Freedom from Death
John the Baptist has been arrested, which appears to set two things in motion. First, upon learning of John’s arrest, Jesus relocates to Galilee. This move signals a fulfillment of Isaiah’s prophecy to the people of Zebulun and Naphtali. Jesus is the light Isaiah referenced, the one who would deliver the people from darkness. And that light is now in Galilee, as promised.
Second, Matthew tells us that once Jesus arrives in Galilee, he immediately begins preaching. In other words, we are witnessing the genesis of Jesus’ ministry. Indeed, immediately following this passage, Jesus starts to call the first of his disciples.
What interests me most about this passage is the relationship between John and Jesus. John’s ministry had always been about pointing toward Jesus, foretelling his coming, calling people to repentance as a way of preparing for the Messiah. Now Jesus is here, ready to live into his calling as the Anointed One. He has been baptized, God has called him God’s beloved Son, and he has spent forty days in the desert being tempted and gaining clarity about his purpose. The time has come. There is nothing more for John to do. He is arrested and eventually killed.
It seems that Jesus waits for John to finish his ministry before beginning his own. With John gone, the people are free to shift their focus to Jesus. With John gone, Jesus can fulfill his calling. This means John’s arrest and death are not in vain. They open the way for Jesus, who is the Light. He is the Light who will brighten the darkness, the Light who will overcome the shadow of death. John was not the Light; he could only point to this Light that will free us from death. Now the Light is with us. Thanks be to God.
Lord, free me from the darkness of death so that I can point others toward your light. Amen.
Sometimes we struggle with the challenges we face. If God is good and God is for us, then why do we experience pain and loss? Isaiah feels the sting of darkness and despair, and the psalmist has experienced days of distress. Yet both encourage themselves with the promise that God has not forgotten them. The light will come, as will the shouts of joy. The New Testament readings warn against following human leaders to the extent that we take our eyes off Christ. The Corinthian church has divided into factions that identify primarily with Paul or Peter, not Christ! The Gospel reading shows that Peter, like all other human leaders, is merely a disciple himself. Jesus is the one we should seek to follow.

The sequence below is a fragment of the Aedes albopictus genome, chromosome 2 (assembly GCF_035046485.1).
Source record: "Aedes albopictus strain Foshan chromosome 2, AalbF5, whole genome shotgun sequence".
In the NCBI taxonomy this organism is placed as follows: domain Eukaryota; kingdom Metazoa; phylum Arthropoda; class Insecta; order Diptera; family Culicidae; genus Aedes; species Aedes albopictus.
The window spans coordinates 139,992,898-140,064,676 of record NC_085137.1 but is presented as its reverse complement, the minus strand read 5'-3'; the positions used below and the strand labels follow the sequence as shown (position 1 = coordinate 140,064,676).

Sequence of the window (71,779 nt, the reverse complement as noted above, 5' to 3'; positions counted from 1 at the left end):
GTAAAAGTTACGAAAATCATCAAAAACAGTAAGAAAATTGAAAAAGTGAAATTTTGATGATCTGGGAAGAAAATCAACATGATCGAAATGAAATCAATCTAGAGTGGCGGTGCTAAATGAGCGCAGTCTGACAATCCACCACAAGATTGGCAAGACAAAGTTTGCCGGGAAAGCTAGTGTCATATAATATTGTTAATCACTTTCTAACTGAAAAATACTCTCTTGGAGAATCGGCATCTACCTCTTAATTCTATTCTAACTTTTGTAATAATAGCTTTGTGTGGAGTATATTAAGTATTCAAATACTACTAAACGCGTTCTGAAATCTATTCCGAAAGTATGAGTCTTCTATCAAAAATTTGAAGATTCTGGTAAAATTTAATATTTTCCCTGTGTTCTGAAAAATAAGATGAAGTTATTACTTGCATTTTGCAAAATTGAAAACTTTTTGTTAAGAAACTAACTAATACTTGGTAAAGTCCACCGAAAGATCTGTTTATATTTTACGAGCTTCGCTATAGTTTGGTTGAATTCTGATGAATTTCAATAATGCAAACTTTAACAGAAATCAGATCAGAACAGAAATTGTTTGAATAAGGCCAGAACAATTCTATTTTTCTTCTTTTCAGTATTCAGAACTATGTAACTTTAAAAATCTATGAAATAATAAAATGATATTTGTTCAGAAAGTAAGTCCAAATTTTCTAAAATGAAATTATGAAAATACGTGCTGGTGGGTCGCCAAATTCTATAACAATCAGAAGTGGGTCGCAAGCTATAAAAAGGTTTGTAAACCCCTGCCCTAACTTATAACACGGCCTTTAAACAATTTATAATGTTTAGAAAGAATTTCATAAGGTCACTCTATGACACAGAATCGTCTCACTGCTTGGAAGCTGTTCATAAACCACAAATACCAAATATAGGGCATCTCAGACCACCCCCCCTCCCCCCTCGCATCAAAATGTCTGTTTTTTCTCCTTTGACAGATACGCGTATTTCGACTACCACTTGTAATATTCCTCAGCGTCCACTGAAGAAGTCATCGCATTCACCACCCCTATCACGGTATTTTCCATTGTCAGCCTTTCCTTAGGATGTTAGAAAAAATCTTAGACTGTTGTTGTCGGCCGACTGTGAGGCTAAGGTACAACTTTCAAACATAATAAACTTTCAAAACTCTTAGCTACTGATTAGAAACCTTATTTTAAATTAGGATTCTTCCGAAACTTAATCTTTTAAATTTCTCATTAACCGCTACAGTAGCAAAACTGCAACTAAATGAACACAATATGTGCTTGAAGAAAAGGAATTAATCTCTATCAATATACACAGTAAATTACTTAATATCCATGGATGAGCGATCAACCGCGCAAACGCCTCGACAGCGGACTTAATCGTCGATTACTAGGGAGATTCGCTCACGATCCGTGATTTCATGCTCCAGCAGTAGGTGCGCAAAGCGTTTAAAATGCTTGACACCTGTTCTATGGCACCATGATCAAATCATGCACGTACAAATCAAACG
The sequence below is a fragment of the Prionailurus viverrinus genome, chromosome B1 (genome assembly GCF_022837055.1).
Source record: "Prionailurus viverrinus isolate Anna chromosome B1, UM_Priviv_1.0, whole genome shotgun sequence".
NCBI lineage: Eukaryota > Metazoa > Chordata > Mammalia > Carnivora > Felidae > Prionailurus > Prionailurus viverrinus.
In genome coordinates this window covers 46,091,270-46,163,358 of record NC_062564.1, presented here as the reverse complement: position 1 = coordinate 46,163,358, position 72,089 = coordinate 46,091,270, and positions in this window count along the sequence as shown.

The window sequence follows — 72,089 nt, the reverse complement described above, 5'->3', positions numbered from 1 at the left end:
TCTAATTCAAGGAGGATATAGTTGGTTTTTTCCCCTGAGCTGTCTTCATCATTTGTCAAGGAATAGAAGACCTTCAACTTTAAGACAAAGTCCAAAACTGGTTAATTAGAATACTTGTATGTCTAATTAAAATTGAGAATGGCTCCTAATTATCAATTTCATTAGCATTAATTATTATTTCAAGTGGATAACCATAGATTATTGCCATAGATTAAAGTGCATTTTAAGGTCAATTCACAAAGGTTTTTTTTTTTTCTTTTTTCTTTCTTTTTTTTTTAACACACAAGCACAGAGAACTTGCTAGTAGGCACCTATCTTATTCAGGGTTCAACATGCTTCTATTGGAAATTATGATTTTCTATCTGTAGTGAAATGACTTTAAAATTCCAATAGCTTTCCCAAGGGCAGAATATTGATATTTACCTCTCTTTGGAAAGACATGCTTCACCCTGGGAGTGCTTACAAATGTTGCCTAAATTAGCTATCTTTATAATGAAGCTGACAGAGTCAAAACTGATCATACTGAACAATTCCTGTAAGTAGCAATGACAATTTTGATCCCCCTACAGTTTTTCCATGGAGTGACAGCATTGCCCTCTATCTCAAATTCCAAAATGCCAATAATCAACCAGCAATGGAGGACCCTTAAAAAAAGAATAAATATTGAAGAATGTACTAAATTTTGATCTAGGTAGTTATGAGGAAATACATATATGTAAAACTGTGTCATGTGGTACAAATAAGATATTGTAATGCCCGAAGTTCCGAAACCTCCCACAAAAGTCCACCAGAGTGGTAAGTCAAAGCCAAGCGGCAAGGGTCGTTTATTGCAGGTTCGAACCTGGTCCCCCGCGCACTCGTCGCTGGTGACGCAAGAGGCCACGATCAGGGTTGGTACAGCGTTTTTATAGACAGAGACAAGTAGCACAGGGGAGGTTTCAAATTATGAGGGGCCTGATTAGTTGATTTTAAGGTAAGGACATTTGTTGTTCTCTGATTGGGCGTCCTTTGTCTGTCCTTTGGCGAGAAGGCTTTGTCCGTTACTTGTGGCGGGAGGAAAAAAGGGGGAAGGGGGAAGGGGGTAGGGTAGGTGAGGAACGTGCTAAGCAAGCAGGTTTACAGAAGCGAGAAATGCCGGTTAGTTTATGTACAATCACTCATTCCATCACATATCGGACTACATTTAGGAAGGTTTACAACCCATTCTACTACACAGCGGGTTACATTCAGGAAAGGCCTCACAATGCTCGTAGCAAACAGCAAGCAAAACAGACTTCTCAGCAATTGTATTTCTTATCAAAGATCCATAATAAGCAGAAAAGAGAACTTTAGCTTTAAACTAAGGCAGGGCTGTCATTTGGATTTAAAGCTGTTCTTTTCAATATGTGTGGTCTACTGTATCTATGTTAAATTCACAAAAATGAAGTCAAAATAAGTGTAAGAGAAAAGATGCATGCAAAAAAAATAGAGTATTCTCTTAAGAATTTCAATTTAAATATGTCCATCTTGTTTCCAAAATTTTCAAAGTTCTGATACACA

Read Isaiah 9:1-4. How has God’s love freed you to find your calling?
Read Psalm 27:1, 4-9. When have you called out to God? How has God helped you turn your cries to praise?
Read 1 Corinthians 1:10-18. How have you experienced division within the body of Christ? How might a focus on Christ rather than particular faith leaders or denominations help you to repair division and work through differences?
Read Matthew 4:12-23. How have significant changes in your life (like a loved one’s death or a career change) allowed your ministry to grow?
Respond by posting a prayer.
I join many of those who will pray for you as you seek to discern what you are called to be at this moment. May God grant you the courage to fulfill that calling. May we all open our eyes and see the misery, open our ears and hear the cries of God’s people, and, like God through the Lord Jesus Christ, be incarnate amongst them.”
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